M.G. Goodman, who moved to North Union with his wife about 14 years ago, said the neighborhood is mostly calm outside of occasional disturbances.
Goodman's not too worried about any trouble coming his way, he said, because he's got back-up: a trained German shepherd named Cowboy.
"When they pass by, (they say) 'Oh, he's the one with the police dog. They know." Goodman said. "They say a dog is a man's best friend, and Cowboy is my best friend."
Community seeks solutions
Norman, the NAACP president, has long advocated for a positive relationship between law enforcement and the community. She is a founding member of the Area Leaders Educators Response Team (ALERT), a group of community leaders who work with Decatur police to spread accurate information after major incidents, such as officer-involved shootings in July 2016 and May 2017.
Police have said ALERT was instrumental in encouraging a calm community response after both nonfatal shootings. Macon County State's Attorney Jay Scott found the use of force was justified in both cases after reviewing Illinois State Police reports.
After a series of shootings and other serious crimes on East Main Street earlier this year, Norman said that she and the NAACP planned to organize a meeting for residents whose neighborhoods experience more shootings to express concerns with each other and to Decatur police.
"The ideal is that the (police) chief (Jim Getz) needs to know what the people really want to see happen in these areas and to try to help build some relationships with police by working together," Norman said.
Police aren’t solely responsible for ending gun violence in Decatur, she said. Community members should also be willing to put aside negative perceptions about law enforcement to help make neighborhoods safer.
Getz agrees, and said that Decatur police have not shied away from participating in town hall-style events like the one proposed by Norman.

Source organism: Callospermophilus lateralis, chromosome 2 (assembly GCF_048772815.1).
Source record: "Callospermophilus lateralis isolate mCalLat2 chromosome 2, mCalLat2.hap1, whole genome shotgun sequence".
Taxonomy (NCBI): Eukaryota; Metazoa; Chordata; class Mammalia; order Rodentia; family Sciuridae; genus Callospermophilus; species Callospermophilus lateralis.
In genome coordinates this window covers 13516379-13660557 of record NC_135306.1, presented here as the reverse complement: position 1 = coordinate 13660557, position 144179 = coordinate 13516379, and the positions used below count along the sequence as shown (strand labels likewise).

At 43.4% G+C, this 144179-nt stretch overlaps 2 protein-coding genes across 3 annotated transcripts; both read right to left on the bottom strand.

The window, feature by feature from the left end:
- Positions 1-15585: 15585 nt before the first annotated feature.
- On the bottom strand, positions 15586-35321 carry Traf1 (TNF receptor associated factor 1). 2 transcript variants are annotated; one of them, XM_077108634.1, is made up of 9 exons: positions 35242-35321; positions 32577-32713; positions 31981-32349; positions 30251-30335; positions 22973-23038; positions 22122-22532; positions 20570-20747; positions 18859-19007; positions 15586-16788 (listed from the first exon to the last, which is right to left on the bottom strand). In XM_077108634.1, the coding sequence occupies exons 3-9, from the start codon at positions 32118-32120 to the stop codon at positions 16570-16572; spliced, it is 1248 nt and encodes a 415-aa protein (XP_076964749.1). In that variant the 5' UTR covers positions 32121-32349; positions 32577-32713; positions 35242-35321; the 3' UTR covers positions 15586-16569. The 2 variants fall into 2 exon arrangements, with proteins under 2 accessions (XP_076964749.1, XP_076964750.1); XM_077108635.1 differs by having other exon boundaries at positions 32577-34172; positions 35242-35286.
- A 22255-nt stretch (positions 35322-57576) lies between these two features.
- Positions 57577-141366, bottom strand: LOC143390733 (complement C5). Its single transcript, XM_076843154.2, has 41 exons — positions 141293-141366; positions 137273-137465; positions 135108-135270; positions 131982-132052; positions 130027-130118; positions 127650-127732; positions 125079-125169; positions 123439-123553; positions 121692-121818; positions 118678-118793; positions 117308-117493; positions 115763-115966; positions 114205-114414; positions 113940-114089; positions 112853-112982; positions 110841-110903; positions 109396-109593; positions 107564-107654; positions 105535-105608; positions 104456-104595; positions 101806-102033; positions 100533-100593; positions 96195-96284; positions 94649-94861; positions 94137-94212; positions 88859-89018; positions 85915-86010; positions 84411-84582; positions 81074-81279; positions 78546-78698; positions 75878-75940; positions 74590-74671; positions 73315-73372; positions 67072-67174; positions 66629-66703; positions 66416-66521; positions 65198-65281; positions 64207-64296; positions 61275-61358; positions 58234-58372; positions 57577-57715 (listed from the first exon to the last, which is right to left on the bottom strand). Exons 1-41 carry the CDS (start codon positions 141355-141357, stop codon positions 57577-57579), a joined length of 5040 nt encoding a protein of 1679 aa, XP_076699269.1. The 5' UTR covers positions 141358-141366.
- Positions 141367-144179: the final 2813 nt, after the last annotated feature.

The department has been working with the NAACP to make the event happen, he said.
"This is a chance for the community to offer solutions," Getz said. “... I think that maybe with some guidance from us telling them what to look out for and want, and how they can help, I think they will be receptive.”
Getz said Decatur has come a long way from the "chaotic" gang violence of the 1990s, but there's still work to be done.
Looking toward the next six months, he said it'll take efforts from the entire city — residents, city officials, prosecutors and judges — to hold violent offenders accountable and to prevent more crime.
In the GM Square Neighborhood, longtime residents Reed, Goodman and the Algers say that they've invested too much time in their homes and community to leave or to let it fall into disarray. Reed said many of her neighbors readily contact police if they hear gunshots or sense a potential threat.
Protecting the neighborhood also means taking care of their property, residents said. One plan is for neighbors and First Christian Church, 3350 N. MacArthur Road, to buy a plot of land in the 1500 block of North Church Street, said Sue Lawson, president of the Coalition of Neighborhood Organizations and a GM Square resident.
They plan to transform it from a weed-filled area near a dilapidated house into a pocket park with benches and swings.
To Reed, it's ideas like that and the actions of others in the neighborhood that prove its strengths greatly outweigh any weaknesses.
"You don't have to be afraid, because your neighbors, your good neighbors, will be right there for you," she said. "And they are."
Contact Jaylyn Cook at (217) 421-7980. Follow him on Twitter: @jaylyn_HR